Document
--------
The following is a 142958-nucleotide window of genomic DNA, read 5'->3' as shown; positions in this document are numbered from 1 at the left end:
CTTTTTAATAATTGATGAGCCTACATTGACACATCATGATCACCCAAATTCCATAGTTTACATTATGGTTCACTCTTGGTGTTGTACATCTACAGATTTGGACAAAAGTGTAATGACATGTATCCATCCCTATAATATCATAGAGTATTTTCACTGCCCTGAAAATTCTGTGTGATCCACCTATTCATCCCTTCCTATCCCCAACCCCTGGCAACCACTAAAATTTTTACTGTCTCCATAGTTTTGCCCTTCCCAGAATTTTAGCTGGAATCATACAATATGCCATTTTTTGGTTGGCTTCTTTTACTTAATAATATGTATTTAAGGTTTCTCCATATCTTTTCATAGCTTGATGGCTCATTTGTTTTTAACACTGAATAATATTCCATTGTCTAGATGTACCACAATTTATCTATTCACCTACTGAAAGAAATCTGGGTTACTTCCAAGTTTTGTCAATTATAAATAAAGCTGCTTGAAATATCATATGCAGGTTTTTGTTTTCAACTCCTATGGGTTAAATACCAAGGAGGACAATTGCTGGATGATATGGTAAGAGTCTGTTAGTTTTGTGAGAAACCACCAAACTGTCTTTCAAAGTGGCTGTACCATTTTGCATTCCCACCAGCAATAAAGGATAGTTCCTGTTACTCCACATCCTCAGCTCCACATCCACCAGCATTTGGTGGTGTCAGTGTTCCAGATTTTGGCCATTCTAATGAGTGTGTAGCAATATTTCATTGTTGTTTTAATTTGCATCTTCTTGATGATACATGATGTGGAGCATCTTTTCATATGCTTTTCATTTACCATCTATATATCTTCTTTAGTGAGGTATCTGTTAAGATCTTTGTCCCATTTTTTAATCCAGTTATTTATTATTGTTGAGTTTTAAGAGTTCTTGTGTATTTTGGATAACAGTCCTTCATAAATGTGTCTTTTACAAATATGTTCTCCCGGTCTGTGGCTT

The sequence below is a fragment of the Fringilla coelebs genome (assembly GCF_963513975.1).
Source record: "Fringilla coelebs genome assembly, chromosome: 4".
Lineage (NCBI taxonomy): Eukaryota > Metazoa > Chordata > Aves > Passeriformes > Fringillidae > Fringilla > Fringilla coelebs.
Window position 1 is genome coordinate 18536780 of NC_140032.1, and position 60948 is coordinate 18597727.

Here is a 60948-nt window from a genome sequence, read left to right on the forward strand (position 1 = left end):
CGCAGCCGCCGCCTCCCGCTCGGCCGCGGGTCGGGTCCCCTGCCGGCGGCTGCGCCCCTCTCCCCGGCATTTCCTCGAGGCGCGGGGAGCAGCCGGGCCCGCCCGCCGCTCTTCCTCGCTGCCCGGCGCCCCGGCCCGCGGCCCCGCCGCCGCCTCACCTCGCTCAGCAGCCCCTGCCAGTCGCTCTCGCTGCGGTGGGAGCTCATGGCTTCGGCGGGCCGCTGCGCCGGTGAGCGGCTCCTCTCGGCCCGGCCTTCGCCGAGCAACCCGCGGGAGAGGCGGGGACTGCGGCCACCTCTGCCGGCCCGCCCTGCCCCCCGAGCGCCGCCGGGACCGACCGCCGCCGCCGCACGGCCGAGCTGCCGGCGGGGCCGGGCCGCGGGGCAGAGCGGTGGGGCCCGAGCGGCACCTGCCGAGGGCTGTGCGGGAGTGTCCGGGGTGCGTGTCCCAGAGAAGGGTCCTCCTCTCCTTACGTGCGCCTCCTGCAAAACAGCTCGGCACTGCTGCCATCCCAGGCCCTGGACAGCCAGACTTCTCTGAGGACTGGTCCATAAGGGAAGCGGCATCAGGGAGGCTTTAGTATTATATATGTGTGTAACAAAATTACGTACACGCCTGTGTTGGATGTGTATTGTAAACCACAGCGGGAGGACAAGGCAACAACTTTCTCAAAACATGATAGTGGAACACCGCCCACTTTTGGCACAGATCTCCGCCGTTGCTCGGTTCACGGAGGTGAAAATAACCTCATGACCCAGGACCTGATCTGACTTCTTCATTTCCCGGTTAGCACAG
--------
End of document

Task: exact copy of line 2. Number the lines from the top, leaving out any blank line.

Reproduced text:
CTTTTTAATAATTGATGAGCCTACATTGACACATCATGATCACCCAAATTCCATAGTTTACATTATGGTTCACTCTTGGTGTTGTACATCTACAGATTTGGACAAAAGTGTAATGACATGTATCCATCCCTATAATATCATAGAGTATTTTCACTGCCCTGAAAATTCTGTGTGATCCACCTATTCATCCCTTCCTATCCCCAACCCCTGGCAACCACTAAAATTTTTACTGTCTCCATAGTTTTGCCCTTCCCAGAATTTTAGCTGGAATCATACAATATGCCATTTTTTGGTTGGCTTCTTTTACTTAATAATATGTATTTAAGGTTTCTCCATATCTTTTCATAGCTTGATGGCTCATTTGTTTTTAACACTGAATAATATTCCATTGTCTAGATGTACCACAATTTATCTATTCACCTACTGAAAGAAATCTGGGTTACTTCCAAGTTTTGTCAATTATAAATAAAGCTGCTTGAAATATCATATGCAGGTTTTTGTTTTCAACTCCTATGGGTTAAATACCAAGGAGGACAATTGCTGGATGATATGGTAAGAGTCTGTTAGTTTTGTGAGAAACCACCAAACTGTCTTTCAAAGTGGCTGTACCATTTTGCATTCCCACCAGCAATAAAGGATAGTTCCTGTTACTCCACATCCTCAGCTCCACATCCACCAGCATTTGGTGGTGTCAGTGTTCCAGATTTTGGCCATTCTAATGAGTGTGTAGCAATATTTCATTGTTGTTTTAATTTGCATCTTCTTGATGATACATGATGTGGAGCATCTTTTCATATGCTTTTCATTTACCATCTATATATCTTCTTTAGTGAGGTATCTGTTAAGATCTTTGTCCCATTTTTTAATCCAGTTATTTATTATTGTTGAGTTTTAAGAGTTCTTGTGTATTTTGGATAACAGTCCTTCATAAATGTGTCTTTTACAAATATGTTCTCCCGGTCTGTGGCTT